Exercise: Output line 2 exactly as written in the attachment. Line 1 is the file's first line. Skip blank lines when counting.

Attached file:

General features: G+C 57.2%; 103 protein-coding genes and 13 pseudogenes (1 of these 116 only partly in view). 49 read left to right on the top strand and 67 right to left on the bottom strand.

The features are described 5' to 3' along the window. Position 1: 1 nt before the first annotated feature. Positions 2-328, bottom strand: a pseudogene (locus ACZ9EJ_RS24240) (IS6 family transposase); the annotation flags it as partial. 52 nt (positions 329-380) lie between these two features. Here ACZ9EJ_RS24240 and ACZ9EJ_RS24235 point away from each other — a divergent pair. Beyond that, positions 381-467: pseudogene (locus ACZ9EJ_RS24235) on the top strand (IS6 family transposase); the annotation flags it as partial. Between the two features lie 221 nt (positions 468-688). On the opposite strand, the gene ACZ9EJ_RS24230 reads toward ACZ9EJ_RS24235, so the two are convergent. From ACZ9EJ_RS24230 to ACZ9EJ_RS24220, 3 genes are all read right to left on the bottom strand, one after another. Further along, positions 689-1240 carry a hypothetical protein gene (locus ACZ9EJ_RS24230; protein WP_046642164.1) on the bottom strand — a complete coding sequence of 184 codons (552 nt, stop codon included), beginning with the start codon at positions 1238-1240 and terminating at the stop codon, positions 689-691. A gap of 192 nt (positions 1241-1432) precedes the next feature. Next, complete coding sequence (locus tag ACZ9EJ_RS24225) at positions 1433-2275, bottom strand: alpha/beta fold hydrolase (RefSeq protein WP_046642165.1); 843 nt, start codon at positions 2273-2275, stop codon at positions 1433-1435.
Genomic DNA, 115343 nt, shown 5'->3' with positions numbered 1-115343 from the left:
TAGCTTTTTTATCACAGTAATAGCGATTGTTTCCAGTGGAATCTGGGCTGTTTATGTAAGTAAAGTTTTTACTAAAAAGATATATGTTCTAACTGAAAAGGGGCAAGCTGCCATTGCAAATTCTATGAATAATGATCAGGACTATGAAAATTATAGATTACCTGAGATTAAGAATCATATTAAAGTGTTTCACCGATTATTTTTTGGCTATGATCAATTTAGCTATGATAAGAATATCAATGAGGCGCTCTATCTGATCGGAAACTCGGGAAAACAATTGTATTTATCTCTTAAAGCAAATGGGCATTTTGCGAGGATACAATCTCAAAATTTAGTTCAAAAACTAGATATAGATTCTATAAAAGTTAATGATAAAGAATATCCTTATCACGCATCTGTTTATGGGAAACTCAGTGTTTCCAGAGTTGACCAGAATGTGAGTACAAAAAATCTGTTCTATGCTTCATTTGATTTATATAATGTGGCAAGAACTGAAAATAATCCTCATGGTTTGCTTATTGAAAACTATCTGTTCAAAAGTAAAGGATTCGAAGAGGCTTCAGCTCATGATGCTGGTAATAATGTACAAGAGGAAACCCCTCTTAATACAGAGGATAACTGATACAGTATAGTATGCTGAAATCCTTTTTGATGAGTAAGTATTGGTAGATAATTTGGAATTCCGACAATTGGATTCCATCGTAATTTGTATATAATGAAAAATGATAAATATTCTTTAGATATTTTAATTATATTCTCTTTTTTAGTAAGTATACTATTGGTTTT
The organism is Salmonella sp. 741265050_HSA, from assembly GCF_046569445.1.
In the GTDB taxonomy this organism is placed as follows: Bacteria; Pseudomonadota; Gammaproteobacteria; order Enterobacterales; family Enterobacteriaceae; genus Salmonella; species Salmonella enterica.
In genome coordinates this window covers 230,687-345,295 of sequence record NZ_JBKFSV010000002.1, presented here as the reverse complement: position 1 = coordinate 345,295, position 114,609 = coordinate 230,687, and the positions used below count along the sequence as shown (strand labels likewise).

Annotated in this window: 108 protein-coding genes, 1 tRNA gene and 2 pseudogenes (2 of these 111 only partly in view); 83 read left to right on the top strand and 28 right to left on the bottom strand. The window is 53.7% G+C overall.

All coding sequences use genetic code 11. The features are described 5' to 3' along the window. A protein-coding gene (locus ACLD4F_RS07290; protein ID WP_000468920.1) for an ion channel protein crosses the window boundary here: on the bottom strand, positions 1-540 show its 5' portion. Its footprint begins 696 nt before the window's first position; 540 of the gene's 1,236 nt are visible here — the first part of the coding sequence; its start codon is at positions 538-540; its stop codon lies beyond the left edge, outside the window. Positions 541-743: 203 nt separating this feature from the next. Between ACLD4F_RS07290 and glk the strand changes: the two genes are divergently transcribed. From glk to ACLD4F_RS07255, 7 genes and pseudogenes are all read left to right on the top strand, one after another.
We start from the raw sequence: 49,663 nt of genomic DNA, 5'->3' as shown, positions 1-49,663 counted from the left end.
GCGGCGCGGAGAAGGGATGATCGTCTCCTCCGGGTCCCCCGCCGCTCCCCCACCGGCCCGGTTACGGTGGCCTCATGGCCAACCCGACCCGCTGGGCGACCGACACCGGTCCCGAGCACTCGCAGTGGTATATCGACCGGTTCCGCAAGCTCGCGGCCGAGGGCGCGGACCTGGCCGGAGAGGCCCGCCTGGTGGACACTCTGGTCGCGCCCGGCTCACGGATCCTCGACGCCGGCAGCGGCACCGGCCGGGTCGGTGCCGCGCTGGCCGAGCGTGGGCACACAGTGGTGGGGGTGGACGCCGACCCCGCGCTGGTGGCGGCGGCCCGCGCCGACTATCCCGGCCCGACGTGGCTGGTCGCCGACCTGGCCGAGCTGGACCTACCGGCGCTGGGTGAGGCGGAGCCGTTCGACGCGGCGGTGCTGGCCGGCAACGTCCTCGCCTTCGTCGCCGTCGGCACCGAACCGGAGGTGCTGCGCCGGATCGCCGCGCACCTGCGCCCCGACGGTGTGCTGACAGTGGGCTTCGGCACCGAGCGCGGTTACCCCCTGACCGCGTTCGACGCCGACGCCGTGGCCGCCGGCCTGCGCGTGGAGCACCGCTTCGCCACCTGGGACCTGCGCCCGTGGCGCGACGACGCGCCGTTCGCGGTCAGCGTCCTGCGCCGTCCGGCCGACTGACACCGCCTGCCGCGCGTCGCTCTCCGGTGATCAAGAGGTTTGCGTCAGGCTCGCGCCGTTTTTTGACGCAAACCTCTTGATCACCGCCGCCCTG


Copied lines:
The features are described 5' to 3' along the window. Position 1: 1 nt before the first annotated feature. Positions 2-328, bottom strand: a pseudogene (locus ACZ9EJ_RS24240) (IS6 family transposase); the annotation flags it as partial. 52 nt (positions 329-380) lie between these two features. Here ACZ9EJ_RS24240 and ACZ9EJ_RS24235 point away from each other — a divergent pair. Beyond that, positions 381-467: pseudogene (locus ACZ9EJ_RS24235) on the top strand (IS6 family transposase); the annotation flags it as partial. Between the two features lie 221 nt (positions 468-688). On the opposite strand, the gene ACZ9EJ_RS24230 reads toward ACZ9EJ_RS24235, so the two are convergent. From ACZ9EJ_RS24230 to ACZ9EJ_RS24220, 3 genes are all read right to left on the bottom strand, one after another. Further along, positions 689-1240 carry a hypothetical protein gene (locus ACZ9EJ_RS24230; protein WP_046642164.1) on the bottom strand — a complete coding sequence of 184 codons (552 nt, stop codon included), beginning with the start codon at positions 1238-1240 and terminating at the stop codon, positions 689-691. A gap of 192 nt (positions 1241-1432) precedes the next feature. Next, complete coding sequence (locus tag ACZ9EJ_RS24225) at positions 1433-2275, bottom strand: alpha/beta fold hydrolase (RefSeq protein WP_046642165.1); 843 nt, start codon at positions 2273-2275, stop codon at positions 1433-1435.